By Carla Samon Ros
Lima, Apr 20 (EFE).- Maria Lourdes Castillo glides around the court in her wheelchair and then makes a 360-degree turn in a split second, pushing the device with one hand while holding her racket in the other.
Although she looks as if she’s played her entire life, Peru’s national wheelchair tennis champion since 2001 did not pick up the sport until she was in her early-30s.
Now aged 52, she is determined to add to her impressive trophy haul even though – like the rest of the disabled population in the Andean nation – she faces numerous obstacles in her daily life.
Castillo was only three when her left leg was amputated, sidelining her dream of becoming a high-level competitive athlete for decades.
But that all changed when she learned about the existence of wheelchair tennis and embarked on a quest that has led to a spot in the top 100 of the ITF’s Uniqlo Wheelchair Tennis Tour Rankings.
“At 30, a (typical professional athlete) is ending their career, and I was just getting started. And look at what I’ve given (to the sport so far) and all that I plan to give,” Castillo, an athlete who now has her sights set on qualifying for the 2023 ParaPan-Am Games in Chile, told Efe.
Her pursuit is a lonely one though in a country where disabled people are often excluded and few resources are made available for her discipline, which she says was long considered a “weekend sport, something recreational, therapeutic.”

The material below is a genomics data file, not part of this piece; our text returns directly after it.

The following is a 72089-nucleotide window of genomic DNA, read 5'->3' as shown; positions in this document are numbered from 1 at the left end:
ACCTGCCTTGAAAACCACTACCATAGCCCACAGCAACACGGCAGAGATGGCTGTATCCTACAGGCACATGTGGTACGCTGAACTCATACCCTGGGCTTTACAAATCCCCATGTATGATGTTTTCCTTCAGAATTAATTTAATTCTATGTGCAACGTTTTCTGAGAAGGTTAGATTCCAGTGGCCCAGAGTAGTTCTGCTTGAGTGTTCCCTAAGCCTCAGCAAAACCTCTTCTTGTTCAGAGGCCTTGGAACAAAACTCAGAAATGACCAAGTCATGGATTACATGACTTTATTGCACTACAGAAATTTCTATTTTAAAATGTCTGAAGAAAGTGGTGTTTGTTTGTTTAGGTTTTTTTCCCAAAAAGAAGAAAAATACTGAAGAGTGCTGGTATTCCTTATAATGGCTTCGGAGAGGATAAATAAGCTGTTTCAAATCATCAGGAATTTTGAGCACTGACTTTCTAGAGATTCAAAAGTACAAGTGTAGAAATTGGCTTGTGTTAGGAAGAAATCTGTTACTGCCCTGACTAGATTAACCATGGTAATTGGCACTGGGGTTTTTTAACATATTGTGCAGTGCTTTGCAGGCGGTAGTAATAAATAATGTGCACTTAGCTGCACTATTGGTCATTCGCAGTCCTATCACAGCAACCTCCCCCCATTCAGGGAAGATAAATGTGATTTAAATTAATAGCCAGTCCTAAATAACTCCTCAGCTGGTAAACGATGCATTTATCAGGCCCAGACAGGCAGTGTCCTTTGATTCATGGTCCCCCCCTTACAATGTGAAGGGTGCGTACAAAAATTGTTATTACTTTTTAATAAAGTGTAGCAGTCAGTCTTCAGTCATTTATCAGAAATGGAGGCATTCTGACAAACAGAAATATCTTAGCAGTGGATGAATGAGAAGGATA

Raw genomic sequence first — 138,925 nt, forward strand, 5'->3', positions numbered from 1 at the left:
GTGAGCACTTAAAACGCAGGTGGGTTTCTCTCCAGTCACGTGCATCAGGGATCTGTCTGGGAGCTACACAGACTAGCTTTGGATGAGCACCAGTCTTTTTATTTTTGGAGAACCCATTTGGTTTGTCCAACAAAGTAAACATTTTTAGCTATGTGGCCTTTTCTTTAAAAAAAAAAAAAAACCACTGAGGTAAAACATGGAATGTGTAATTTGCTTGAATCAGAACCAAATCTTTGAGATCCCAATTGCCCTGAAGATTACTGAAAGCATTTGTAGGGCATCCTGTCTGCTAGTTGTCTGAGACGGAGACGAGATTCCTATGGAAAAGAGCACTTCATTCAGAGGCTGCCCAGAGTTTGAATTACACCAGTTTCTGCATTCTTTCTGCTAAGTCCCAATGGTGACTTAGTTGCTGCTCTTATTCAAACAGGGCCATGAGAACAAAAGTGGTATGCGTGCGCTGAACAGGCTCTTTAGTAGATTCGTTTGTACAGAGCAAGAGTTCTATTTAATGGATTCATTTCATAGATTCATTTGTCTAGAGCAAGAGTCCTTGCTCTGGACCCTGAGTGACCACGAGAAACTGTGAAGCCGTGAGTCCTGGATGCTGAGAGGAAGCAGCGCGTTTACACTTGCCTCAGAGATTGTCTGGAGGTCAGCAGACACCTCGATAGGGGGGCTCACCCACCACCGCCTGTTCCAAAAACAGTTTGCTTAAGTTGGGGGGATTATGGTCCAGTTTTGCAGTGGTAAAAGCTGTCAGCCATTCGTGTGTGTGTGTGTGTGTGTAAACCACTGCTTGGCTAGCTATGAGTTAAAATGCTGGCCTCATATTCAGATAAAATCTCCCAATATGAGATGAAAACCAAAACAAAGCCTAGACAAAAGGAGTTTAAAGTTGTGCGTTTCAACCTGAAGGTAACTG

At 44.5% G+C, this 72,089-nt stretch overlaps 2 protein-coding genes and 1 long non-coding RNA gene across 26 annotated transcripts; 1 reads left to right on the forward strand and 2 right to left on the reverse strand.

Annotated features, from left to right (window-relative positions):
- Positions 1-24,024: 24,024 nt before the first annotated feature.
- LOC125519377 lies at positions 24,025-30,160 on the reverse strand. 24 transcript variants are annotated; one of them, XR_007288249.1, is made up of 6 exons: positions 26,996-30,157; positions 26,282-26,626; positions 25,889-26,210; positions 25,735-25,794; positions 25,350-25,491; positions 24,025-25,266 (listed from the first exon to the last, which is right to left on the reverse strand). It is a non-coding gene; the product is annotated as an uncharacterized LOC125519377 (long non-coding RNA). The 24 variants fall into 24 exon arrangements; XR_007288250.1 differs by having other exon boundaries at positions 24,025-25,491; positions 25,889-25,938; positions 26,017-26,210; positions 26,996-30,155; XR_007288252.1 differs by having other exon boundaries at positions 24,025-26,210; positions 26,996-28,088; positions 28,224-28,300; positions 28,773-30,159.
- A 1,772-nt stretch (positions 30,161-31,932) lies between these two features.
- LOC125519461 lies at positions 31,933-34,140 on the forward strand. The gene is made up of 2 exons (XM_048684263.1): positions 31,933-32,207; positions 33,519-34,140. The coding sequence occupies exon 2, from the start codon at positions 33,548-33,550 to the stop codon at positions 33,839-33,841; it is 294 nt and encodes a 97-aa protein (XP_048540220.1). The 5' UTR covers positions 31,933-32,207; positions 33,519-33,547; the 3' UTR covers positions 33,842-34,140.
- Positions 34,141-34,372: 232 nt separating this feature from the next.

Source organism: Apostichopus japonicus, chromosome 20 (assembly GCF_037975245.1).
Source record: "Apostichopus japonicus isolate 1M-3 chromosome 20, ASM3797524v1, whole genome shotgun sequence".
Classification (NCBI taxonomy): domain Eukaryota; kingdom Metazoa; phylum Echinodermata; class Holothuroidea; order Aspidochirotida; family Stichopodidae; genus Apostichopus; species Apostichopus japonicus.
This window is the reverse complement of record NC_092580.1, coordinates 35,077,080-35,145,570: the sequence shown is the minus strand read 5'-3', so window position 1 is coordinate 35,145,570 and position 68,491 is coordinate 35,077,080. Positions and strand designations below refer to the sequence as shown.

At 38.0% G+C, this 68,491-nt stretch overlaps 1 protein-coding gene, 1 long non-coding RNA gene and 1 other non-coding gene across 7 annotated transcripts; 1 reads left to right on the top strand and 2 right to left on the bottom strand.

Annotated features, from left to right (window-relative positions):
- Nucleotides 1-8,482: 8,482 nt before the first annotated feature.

Frustrated by that reality, Castillo became an activist and joined with para powerlifting coach Juan Miguel Rojas to found “Kallpa con actitud,” a Lima-based association that provides support to para athletes, currently comprises four wheelchair tennis players and 16 para powerlifting athletes and has expanded to the northern region of Piura and other areas of Peru.
One of those athletes is 51-year-old Rosa Espinosa, who is currently Peru’s top female para powerlifter. Though she has been training for just three years, she now lifts 80 kilos (176 pounds) and will soon make her debut in an international competition in the United States.
“I’m a warrior … and I don’t give up that easily,” she told Efe from the third floor of a elevator-less gym in the Lima district of Los Olivos, where she trains daily under Rojas’ watchful eye.
Another regular at that same facility is 10-time national powerlifting champion Julio Cesar Berrocal, who told Efe that his leg recently had to be amputated due to “medical negligence” and that he has trained as a para powerlifter since February 2021.
Berrocal does not wear a prosthetic device because he says he cannot afford its cost of 8,000 soles ($2,160). His partner, Kelly Zembrano, who works at a Lima shopping center that does not cater to the disabled, told Efe she uses a hip disarticulation prosthesis that cost her a whopping 47,000 soles.
Castillo says the failure to accommodate the needs of people with disabilities is a widespread problem in Peru’s capital.
“Our society, Lima, is inaccessible … we’re completely ignored,” said the wheelchair tennis player, who normally walks along city streets but occasionally uses a wheelchair when the pain of her prosthetic device becomes intolerable.
“How many adapted buses have you seen? Zero. And no one’s going to let you on the Metropolitano (bus with a designated lane) during rush hour,” she said.
According to Adriana Bustillos, a civil engineer with Safe City Ingenieria, a company that specializes in improving accessibility for the disabled, public transport is the Peruvian capital’s Achilles’ heel in the area of inclusion.
“The accessibility chain is being broken at the first link,” the expert told Efe, also pointing to the wide gulf between Lima’s affluent and lower-income neighborhoods.
She said little has changed since 2012, when a national survey conducted by Peru’s INEI national statistics office revealed that 60 percent of Peruvians with disabilities have difficulty moving about public spaces.
That percentage is even higher in rural areas, she added. EFE